Grace, actual and sanctifying, is a spontaneous gift of God’s love and mercy to save mankind. Sanctifying grace transforms a sinner into a God’s son, is a permanent part of the soul as long as we do not commit a mortal sin, and we can recover the divine affiliation in the sacrament of Penance. Actual grace entails transient divine impulses due to salutary acts, in consideration of Christ’s merits, for union with God and spiritual growth.
Sanctifying grace is conferred by the valid reception of the sacraments:
• Sanctifying grace is communicated in Baptism, Penance, and Anointing of the Sick;
• Sanctifying grace is always increased when a sacrament is received in the state of grace;
• Actual grace is given by all the sacraments;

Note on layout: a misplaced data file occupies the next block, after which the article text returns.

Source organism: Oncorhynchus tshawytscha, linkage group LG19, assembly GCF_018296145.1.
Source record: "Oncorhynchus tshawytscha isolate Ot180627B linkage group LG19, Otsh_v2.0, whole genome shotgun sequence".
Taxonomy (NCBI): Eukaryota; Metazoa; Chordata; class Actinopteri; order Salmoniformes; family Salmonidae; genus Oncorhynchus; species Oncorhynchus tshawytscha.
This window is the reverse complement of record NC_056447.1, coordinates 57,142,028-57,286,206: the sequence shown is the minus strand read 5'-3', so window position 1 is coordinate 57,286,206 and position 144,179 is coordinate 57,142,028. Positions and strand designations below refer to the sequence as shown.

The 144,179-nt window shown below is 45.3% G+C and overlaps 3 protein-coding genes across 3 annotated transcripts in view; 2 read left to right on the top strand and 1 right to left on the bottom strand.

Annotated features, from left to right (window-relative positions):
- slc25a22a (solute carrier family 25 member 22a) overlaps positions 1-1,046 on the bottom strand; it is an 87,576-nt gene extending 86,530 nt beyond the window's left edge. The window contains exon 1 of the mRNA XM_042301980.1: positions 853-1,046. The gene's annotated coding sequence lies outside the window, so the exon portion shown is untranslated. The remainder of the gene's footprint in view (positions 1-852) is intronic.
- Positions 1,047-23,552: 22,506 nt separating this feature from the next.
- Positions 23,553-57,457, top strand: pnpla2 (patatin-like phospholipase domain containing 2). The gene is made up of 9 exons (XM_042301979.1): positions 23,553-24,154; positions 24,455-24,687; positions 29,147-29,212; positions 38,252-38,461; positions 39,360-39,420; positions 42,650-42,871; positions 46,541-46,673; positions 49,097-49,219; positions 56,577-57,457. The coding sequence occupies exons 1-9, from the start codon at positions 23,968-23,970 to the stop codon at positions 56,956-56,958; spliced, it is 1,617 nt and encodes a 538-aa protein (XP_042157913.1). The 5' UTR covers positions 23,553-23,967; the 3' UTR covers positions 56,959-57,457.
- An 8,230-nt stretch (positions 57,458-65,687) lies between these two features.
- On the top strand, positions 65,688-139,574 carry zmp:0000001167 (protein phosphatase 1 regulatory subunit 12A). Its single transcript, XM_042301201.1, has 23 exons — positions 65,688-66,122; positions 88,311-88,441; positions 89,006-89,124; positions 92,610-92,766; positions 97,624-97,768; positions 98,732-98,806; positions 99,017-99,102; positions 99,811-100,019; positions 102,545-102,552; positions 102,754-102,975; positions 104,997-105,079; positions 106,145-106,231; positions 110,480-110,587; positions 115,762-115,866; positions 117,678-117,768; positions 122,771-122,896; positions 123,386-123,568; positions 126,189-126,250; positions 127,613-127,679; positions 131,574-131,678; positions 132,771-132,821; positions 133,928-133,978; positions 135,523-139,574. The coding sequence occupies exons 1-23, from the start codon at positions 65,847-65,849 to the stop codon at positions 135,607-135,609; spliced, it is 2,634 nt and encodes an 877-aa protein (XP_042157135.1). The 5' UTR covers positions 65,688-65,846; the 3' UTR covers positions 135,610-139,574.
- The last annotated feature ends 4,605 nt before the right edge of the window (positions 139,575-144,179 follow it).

• The sacramental character is indelibly imprinted on the soul in Baptism, Confirmation, and the Priesthood;
• A distinctive sacramental grace is imparted by each sacrament, corresponding to their respective purpose in the supernatural life of the soul.
The seven sacraments are sacred, signs and instruments of grace, and special occasions of grace. Catholics can also increase sanctifying grace through prayer and acts of mercy, and must exercise vigilance over intentions and actions to prevent venial sins.